Many readers, whether in a shop or on Amazon, will make a decision about whether to buy a book by reading the first few pages. If you’re lucky, they read pages. They may only read the first few lines.
And if you are seeking traditional publication, whether through an agent or acquisitions editor, your first few lines must be brilliant to set you apart from all the other manuscripts on those desks.
☐ A strong opening hook pulls the reader into the story.
There are several things a novel’s opening can do. It can, among other things, reveal character, set the tone for the book, give a flavor of what the conflict will be, or show the setting. If you can do two or three of these things at once, go for it. But beware of trying to do too much in a short space. You want to intrigue the readers, not give them sensory overload.
Here are some of my favorite opening lines:
“The sky above the port was the color of television, tuned to a dead channel.”—Neuromancer by William Gibson; shows setting and hints at theme
“You better not never tell nobody but God.”—The Color Purple by Alice Walker; reveals character and conflict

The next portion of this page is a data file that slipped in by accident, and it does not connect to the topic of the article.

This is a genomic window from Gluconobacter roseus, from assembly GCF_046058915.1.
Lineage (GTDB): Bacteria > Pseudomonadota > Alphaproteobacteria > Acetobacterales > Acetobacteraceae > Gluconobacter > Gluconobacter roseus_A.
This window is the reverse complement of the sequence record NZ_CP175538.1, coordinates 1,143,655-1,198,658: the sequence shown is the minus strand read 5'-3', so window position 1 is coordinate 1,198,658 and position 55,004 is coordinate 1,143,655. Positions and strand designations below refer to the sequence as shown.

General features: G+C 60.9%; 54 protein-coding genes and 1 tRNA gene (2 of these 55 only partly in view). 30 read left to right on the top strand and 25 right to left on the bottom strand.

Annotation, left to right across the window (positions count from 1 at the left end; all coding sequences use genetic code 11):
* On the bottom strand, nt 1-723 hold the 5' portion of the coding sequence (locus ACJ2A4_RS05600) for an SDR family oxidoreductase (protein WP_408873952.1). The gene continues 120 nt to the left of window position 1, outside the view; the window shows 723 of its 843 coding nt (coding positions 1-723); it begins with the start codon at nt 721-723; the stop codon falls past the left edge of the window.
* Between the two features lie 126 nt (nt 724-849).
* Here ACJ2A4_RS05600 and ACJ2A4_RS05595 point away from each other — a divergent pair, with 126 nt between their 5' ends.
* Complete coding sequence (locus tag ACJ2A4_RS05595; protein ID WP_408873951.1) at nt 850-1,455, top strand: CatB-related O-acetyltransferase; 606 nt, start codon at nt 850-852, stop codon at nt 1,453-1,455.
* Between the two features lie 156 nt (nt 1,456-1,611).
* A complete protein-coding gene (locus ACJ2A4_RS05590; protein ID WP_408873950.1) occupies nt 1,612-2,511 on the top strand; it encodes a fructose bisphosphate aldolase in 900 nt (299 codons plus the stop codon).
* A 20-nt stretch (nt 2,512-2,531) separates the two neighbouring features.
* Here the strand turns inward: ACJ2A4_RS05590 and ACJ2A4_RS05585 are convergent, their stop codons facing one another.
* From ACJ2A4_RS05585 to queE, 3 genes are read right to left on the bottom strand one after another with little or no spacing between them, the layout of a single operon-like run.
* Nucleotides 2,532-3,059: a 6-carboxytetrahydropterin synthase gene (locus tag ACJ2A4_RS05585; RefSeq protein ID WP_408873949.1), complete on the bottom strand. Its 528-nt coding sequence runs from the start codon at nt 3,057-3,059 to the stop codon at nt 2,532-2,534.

“He sat, in defiance of municipal orders, astride the gun Zam-Zammah on her brick platform opposite the old Ajaib-Gher—the Wonder House, as the natives call the Lahore Museum.”—Kim by Rudyard Kipling; reveals character and setting
The one thing all three of these do is set the tone. Each of these writers has a unique style, and their voices are apparent even in a single sentence. An ideal opening will give readers a feel for what the rest of the book will be like.
The opening hook, however, is not limited to the first line. Ideally, it will fill the whole first scene, or at least the first few paragraphs. Your hook is the lure, the intrigue that keeps your reader turning pages to find out what’s going on under that dark sky, what cannot be revealed, why Kim defies municipal orders.
Avoid common opening plays
Many, many new authors’ novels begin in one of the following ways:
- The protagonist wakes up and gets dressed.
- The protagonist surveys the local geography.
- The protagonist arrives at a destination.
- The narrator gives a weather report.
- The narrator gives a lesson about the region’s history.
- The narrator gives a lesson about the protagonist’s background.
All of these are weak because they have been overdone and usually fail to engage. They are fine as warm-up exercises, and when you were writing your first draft, you were right to just put them down and keep going, because that’s what first drafts are for. (I confess to having used the “heroine getting dressed” one in an early draft of my first book.)
Now we are editing, and any opening that depicts the mundane or constitutes a lecture of any kind needs to go. Refine your opening to make it unique and engaging, compelling the audience to read further.